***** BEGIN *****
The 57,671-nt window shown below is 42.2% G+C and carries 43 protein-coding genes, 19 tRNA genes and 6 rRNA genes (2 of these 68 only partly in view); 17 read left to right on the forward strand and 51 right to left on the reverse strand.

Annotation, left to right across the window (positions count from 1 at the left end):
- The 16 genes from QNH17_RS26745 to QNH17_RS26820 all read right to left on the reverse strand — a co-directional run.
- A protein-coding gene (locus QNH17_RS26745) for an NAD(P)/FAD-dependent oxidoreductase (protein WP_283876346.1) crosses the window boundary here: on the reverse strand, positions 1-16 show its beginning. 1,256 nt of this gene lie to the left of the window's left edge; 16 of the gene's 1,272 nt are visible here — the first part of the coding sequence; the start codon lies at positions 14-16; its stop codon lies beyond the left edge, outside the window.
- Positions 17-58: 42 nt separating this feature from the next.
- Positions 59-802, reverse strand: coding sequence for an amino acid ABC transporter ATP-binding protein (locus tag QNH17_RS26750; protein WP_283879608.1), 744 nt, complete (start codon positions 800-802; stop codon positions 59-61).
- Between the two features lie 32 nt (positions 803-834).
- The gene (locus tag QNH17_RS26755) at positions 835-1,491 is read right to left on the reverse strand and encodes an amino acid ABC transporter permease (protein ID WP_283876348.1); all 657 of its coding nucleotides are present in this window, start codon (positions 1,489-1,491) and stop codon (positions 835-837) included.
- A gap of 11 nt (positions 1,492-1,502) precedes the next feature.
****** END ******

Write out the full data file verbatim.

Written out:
The 57,671-nt window shown below is 42.2% G+C and carries 43 protein-coding genes, 19 tRNA genes and 6 rRNA genes (2 of these 68 only partly in view); 17 read left to right on the forward strand and 51 right to left on the reverse strand.

Annotation, left to right across the window (positions count from 1 at the left end):
- The 16 genes from QNH17_RS26745 to QNH17_RS26820 all read right to left on the reverse strand — a co-directional run.
- A protein-coding gene (locus QNH17_RS26745) for an NAD(P)/FAD-dependent oxidoreductase (protein WP_283876346.1) crosses the window boundary here: on the reverse strand, positions 1-16 show its beginning. 1,256 nt of this gene lie to the left of the window's left edge; 16 of the gene's 1,272 nt are visible here — the first part of the coding sequence; the start codon lies at positions 14-16; its stop codon lies beyond the left edge, outside the window.
- Positions 17-58: 42 nt separating this feature from the next.
- Positions 59-802, reverse strand: coding sequence for an amino acid ABC transporter ATP-binding protein (locus tag QNH17_RS26750; protein WP_283879608.1), 744 nt, complete (start codon positions 800-802; stop codon positions 59-61).
- Between the two features lie 32 nt (positions 803-834).
- The gene (locus tag QNH17_RS26755) at positions 835-1,491 is read right to left on the reverse strand and encodes an amino acid ABC transporter permease (protein ID WP_283876348.1); all 657 of its coding nucleotides are present in this window, start codon (positions 1,489-1,491) and stop codon (positions 835-837) included.
- A gap of 11 nt (positions 1,492-1,502) precedes the next feature.